Below decks, Nelson´s life was ebbing away fast. But he lived to see Captain Hardy return from the fighting above to hear the news that fourteen enemy vessels had given in. “That’s well,” Nelson said, “but I had bargained for twenty.”

In the last stage of the battle, the French and English ships had engaged in a general melée, resulting in 25 French vessels out of action or trying to retreat to Cadiz. Nelson’s fleet found itself in two groups, surrounded by shattered hulks of enemy ships. The British losses were heavy: 449 killed and 1,241 wounded. But of the British fleet’s 27 ships, not one was sunk or captured, in stark contrast to the opposing fleet’s fate.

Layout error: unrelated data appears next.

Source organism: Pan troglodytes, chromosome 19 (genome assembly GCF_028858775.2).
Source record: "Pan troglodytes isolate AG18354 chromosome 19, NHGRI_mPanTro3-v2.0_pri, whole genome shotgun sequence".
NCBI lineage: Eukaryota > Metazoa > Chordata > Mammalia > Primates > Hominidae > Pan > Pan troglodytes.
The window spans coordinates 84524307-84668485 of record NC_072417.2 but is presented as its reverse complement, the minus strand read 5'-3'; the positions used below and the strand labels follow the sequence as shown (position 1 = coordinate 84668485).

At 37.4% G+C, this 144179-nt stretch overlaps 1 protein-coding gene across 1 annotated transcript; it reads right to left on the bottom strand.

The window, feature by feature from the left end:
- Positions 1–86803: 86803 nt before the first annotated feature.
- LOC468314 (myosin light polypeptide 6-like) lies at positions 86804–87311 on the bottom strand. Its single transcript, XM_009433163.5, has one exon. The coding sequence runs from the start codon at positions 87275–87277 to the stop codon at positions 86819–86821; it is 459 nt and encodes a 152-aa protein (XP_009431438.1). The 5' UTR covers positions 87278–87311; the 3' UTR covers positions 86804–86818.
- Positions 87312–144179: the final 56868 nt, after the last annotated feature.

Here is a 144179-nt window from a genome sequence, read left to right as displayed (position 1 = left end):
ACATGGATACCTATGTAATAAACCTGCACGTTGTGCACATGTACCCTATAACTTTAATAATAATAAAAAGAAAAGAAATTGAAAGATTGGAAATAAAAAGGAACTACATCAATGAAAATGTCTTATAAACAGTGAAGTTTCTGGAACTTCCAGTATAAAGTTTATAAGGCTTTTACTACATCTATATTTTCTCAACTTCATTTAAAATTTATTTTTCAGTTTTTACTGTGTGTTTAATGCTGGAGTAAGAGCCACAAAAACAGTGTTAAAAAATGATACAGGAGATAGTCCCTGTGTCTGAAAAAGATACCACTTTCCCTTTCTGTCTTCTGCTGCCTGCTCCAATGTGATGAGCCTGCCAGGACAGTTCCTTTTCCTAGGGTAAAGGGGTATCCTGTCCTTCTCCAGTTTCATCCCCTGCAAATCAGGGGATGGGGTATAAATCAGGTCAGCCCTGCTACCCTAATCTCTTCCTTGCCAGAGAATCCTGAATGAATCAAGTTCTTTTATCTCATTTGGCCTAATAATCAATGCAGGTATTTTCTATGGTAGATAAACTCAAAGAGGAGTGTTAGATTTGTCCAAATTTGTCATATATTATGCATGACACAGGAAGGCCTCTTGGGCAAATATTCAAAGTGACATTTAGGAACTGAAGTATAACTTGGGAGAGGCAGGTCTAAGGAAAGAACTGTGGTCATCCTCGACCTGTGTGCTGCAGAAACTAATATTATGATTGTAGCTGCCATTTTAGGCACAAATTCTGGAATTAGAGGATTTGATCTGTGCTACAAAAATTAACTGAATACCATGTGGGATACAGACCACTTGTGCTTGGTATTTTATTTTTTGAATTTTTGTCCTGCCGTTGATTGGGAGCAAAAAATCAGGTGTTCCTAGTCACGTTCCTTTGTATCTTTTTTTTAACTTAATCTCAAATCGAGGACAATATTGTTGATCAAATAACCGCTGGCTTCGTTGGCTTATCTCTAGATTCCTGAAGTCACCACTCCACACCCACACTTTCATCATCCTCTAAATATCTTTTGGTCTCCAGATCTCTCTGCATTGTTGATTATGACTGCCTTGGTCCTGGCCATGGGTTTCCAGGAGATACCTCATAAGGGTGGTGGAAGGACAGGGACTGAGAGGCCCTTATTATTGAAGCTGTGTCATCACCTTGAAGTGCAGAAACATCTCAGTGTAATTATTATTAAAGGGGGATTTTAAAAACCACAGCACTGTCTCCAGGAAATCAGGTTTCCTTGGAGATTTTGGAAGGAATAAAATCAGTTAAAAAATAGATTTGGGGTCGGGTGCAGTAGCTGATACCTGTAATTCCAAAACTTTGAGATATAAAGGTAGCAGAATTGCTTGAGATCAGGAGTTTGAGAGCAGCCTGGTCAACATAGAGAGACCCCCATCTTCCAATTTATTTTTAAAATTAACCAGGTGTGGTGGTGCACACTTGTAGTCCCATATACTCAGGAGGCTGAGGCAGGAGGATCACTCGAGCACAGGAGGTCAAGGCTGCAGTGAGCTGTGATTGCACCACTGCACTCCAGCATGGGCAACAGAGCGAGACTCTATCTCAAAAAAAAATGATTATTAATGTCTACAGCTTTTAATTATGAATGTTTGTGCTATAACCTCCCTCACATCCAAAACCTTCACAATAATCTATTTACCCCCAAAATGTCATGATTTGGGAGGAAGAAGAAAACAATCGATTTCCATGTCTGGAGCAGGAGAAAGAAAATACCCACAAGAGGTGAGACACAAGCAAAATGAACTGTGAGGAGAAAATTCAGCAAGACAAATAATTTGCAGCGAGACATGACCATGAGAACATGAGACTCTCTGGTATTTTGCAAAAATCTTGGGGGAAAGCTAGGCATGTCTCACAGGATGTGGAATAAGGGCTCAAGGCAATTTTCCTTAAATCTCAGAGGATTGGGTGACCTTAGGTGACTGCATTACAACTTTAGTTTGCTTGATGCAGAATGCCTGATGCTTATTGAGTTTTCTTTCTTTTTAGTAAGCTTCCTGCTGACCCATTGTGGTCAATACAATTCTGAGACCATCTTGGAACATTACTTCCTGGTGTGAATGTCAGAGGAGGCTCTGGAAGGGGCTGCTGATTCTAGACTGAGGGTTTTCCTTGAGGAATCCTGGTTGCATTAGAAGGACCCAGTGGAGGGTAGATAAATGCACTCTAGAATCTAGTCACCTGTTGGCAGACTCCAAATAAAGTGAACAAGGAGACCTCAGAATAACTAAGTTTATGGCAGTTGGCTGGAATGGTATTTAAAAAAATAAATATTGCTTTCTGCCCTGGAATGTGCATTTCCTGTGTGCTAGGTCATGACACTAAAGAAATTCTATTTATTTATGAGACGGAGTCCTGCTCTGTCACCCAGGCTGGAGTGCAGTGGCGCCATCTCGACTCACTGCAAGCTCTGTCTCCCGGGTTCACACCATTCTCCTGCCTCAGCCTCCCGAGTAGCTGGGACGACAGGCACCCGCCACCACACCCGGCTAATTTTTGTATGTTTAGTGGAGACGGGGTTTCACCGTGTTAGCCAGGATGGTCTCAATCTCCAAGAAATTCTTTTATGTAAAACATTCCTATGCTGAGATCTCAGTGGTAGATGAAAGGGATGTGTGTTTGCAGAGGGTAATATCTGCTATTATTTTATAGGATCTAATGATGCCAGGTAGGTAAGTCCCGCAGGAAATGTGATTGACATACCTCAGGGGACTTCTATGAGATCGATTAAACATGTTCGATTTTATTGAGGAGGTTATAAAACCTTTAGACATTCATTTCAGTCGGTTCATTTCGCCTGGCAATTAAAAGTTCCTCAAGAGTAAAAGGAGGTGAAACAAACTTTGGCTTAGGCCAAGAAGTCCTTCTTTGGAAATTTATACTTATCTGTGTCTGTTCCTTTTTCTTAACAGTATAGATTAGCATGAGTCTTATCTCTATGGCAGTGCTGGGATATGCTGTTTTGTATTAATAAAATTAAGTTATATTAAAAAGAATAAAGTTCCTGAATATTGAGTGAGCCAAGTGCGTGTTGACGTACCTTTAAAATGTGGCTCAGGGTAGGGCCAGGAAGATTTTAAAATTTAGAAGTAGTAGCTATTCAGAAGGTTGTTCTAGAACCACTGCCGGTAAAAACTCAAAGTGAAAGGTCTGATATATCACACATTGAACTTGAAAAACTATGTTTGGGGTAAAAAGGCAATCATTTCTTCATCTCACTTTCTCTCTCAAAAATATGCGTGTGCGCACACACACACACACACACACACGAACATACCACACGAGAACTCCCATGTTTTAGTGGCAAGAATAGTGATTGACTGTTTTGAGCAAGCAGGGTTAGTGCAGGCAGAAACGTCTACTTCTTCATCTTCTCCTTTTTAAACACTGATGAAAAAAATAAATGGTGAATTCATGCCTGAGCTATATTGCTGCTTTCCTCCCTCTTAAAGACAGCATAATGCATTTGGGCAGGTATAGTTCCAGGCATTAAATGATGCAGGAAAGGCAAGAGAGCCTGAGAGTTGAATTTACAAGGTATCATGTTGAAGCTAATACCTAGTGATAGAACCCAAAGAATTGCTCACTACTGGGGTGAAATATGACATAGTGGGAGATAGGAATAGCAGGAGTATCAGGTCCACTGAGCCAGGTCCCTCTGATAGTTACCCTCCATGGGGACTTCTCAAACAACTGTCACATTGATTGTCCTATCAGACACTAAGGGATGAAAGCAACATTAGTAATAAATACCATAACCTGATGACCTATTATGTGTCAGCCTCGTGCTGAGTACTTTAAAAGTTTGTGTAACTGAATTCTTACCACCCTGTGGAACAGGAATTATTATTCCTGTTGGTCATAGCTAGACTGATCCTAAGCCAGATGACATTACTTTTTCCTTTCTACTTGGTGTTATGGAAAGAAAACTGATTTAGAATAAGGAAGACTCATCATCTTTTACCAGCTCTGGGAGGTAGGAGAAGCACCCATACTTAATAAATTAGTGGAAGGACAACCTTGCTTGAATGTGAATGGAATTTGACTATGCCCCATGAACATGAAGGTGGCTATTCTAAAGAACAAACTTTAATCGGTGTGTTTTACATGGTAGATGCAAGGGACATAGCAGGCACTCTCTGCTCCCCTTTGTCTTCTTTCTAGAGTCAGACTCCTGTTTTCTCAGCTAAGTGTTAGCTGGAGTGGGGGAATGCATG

Trafalgar was the decisive battle of the Napoleonic Wars. Command of the seas had always been essential to Napoleon’s master plan for world conquest. With his Allied fleet shattered, that dream was destroyed forever.

This starboard view of H.M.S. VICTORY shows off her massive anchor.

The destruction of the Franco-Spanish fleet gave England uncontested dominion over the world’s oceans for more than 100 years. Because the British won the Battle of Trafalgar, they-- not the French--would eventually rule an empire that included India, Canada, Hong Kong, and Singapore, and preside over a world economy in which London was the financial heart of Europe.

A detailed description of the Battle of Trafalgar, including maps, can be found online at

A way-cool animation of the Battle of Trafalgar.